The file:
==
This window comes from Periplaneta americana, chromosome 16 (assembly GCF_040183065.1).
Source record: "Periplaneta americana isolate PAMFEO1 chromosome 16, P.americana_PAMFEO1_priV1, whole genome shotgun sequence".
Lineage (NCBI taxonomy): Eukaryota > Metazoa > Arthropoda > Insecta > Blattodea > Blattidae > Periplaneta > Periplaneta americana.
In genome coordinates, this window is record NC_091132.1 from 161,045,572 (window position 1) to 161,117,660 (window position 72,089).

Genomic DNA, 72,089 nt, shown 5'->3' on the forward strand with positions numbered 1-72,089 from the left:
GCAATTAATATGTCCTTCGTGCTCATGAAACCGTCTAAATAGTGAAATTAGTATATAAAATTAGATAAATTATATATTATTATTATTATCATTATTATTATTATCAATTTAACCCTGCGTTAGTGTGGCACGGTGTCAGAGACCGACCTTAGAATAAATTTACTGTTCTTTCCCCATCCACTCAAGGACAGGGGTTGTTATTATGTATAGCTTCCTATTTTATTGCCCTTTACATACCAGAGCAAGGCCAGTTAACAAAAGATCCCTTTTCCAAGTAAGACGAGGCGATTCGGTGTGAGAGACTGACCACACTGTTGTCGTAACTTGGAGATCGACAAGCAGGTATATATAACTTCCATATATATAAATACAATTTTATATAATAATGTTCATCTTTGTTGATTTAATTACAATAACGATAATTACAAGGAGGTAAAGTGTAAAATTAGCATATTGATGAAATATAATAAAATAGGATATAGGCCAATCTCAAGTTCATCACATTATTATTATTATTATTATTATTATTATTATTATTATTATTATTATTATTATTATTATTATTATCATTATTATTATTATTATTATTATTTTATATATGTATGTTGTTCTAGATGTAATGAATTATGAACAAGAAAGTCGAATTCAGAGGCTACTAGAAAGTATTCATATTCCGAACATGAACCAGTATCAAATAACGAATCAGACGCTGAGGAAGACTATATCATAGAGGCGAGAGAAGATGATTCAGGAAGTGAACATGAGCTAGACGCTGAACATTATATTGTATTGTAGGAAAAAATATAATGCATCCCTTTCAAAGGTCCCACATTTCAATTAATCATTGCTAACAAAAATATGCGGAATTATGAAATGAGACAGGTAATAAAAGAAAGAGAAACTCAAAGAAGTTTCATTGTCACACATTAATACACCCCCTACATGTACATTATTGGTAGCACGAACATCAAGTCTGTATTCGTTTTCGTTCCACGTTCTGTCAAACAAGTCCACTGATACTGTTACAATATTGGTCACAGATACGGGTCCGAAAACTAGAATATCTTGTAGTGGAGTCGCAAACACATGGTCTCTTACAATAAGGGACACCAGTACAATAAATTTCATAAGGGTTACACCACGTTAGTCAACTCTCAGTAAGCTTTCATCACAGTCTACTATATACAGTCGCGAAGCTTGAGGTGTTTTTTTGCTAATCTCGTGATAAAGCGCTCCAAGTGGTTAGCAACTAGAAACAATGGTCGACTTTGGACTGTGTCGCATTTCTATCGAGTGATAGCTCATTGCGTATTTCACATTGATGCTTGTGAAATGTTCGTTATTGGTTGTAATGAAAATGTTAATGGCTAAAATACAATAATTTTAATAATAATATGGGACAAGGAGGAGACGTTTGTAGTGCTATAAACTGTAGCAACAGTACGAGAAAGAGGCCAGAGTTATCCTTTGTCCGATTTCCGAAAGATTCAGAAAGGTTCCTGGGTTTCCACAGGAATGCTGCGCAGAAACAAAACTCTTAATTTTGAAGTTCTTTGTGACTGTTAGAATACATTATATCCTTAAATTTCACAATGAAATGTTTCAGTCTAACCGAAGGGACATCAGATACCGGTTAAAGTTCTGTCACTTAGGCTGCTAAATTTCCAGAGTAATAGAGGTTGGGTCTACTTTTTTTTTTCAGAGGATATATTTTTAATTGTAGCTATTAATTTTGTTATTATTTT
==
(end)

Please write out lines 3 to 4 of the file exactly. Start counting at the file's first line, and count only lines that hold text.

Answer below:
Lineage (NCBI taxonomy): Eukaryota > Metazoa > Arthropoda > Insecta > Blattodea > Blattidae > Periplaneta > Periplaneta americana.
In genome coordinates, this window is record NC_091132.1 from 161,045,572 (window position 1) to 161,117,660 (window position 72,089).